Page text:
Kudos Ms. Belle - I was a dedicated (spelled a-d-d-i-c-t-e-d) runner for about 20 years, until I settled into a lifestyle that made running somewhat superfluous for me. At 39, my only child was born. Soon after his mom and I split up (he was 8 then) a great local guy and Kenyan immigrant began offering running workshops. My son expressed interest, to my delight, so each Sunday morning for a couple of months we would be the only ones to take Raymond up on his offer for the workshop. I had been having some puzzling issues with one leg for a while before, and thought something like, "I've been working my body too hard at work without attending to a more "balanced" exercise regimen. And of course I had to provide a positive example for my son, right? So I went for it, with a measure of gusto. In retrospect, it seems somewhat ironic that this undoubtedly hastened the disappearance of the last vestiges of cartilage in my hip, leading to eventual hip replacement surgery. Raymond's coming of age stories of having to kill a lion to achieve official manhood status in his home village made any discomfort I felt at the time seem trivial indeed. Radio lab (http://www.radiolab.org/story/runners/) aired an absolute must hear story for anyone interested in running, and/or the juxtaposition of genetics and culture, and/or the marvel of what the human body and spirit is capable of.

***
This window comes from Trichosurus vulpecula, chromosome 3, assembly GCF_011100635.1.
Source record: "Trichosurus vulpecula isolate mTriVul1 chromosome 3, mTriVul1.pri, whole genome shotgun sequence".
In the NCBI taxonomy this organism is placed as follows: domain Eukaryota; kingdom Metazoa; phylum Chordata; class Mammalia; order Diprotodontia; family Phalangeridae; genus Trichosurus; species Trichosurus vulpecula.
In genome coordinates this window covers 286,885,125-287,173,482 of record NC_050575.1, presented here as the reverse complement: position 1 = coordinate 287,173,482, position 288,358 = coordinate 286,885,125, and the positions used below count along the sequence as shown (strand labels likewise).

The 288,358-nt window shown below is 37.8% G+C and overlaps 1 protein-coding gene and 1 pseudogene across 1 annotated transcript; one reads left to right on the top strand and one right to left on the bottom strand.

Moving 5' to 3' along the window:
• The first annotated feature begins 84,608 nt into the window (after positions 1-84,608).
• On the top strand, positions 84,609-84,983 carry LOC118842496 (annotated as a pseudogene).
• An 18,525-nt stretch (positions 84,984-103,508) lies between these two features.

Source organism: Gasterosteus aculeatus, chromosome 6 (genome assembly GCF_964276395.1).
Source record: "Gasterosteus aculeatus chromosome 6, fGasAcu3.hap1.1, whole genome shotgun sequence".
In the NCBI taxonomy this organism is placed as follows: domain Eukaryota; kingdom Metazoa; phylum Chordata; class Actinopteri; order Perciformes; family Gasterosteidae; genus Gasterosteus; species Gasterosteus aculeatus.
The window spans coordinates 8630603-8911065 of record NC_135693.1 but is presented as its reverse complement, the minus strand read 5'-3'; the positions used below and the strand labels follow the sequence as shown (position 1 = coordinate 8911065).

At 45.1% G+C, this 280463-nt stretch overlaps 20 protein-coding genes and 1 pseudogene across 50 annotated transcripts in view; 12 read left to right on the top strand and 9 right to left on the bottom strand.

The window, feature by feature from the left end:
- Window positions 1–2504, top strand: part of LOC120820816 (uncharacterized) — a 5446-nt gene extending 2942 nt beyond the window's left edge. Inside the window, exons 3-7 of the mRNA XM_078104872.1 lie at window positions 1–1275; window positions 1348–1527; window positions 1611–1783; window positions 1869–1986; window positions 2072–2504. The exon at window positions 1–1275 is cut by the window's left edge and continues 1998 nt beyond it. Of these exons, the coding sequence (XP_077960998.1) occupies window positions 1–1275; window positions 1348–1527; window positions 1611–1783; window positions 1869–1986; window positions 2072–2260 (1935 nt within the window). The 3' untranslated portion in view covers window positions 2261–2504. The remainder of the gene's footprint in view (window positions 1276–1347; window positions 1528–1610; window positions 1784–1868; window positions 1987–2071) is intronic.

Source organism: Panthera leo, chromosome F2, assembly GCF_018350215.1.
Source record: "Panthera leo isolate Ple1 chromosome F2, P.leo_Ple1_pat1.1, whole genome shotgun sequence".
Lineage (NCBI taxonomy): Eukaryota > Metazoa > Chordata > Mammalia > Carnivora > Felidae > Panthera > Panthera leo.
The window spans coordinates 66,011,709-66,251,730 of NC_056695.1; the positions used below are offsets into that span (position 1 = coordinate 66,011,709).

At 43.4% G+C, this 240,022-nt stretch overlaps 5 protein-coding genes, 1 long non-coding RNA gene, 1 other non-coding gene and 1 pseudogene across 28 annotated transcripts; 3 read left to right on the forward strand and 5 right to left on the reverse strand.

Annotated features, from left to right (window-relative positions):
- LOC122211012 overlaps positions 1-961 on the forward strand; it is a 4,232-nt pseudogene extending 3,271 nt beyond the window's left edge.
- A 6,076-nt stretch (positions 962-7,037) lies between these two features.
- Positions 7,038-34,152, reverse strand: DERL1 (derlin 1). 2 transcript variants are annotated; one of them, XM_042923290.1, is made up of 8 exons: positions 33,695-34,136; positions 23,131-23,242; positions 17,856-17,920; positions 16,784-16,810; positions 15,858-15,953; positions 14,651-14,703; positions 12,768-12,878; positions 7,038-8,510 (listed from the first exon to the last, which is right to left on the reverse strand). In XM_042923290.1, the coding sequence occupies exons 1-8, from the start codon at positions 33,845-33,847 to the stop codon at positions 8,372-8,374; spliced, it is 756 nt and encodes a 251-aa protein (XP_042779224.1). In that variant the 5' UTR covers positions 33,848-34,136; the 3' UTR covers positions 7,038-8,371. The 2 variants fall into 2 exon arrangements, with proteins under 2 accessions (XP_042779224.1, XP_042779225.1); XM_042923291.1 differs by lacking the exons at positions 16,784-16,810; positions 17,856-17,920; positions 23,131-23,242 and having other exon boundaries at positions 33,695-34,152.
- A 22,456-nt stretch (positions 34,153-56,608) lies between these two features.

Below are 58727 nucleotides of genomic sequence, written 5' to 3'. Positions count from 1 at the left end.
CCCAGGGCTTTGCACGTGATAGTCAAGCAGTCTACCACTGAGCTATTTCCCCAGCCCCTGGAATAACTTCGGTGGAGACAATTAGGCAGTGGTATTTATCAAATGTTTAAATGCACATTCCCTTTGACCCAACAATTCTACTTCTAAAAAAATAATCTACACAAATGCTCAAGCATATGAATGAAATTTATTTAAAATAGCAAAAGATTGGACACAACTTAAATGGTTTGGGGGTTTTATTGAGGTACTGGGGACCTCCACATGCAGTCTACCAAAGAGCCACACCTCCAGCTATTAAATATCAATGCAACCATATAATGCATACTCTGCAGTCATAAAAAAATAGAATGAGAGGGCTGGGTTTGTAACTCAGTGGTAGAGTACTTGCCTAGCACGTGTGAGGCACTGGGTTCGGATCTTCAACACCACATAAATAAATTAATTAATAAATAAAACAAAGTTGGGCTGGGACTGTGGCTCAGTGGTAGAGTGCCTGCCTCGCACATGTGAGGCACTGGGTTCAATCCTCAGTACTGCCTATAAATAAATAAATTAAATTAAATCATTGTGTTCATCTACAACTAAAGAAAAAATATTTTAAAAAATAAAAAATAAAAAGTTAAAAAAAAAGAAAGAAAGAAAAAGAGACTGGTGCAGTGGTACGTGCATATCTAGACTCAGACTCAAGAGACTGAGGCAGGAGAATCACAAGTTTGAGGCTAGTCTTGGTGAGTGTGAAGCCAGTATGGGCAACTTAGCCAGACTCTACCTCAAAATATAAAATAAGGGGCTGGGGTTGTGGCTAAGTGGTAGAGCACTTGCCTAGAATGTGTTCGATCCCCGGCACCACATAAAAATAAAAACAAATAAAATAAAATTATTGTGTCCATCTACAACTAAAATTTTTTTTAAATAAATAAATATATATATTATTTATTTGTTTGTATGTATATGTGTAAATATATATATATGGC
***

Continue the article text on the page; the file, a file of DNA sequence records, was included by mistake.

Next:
And many years earlier, I worked on a "hotshot" wildfire crew for the feds. Every day we weren't on a fire they paid us to run at least 3 miles before beginning our day of project work. I was in my prime then and running regularly on my own, but living on the coast at low elevation. We began the season at the Grand Canyon, at 7000' with desert air to gasp at. I didn't barf that first week but not for lack of wishing to for the relief it would have brought. After a while I got acclimated and started thinking I was approaching immortality. Then we shifted bases to Yellowstone. Now it's 8000'. What's a lousy thousand feet at that point, right? Kicked my butt like I didn't imagine possible. Got used to that, and then we moved to Rocky Mtn Nat'l Park at 9000'. Guess what? But then we ended the season at Crater Lake and it was only 4500'. And try as I might, I was incapable of getting out of breath. It was like I had an extra lung or two. Felt like (no, I was) Superman. One of the standard jokes in the fire community is "Why does a hotshot hike downhill? So (s)he can hike back up again."
I firmly believe these experiences were profoundly inherent in achieving the satisfactions I've had and still share with my sexual partners. My son is about to turn 21 now. He was a kick ass soccer player in high school but hitting the books hard in college now with a heavy schedule. I've been encouraging him to take up regular running...
And please don't let my personal experience dissuade you from running. I blame something else for the dissolution of my cartilage. Just keep feeding your soul.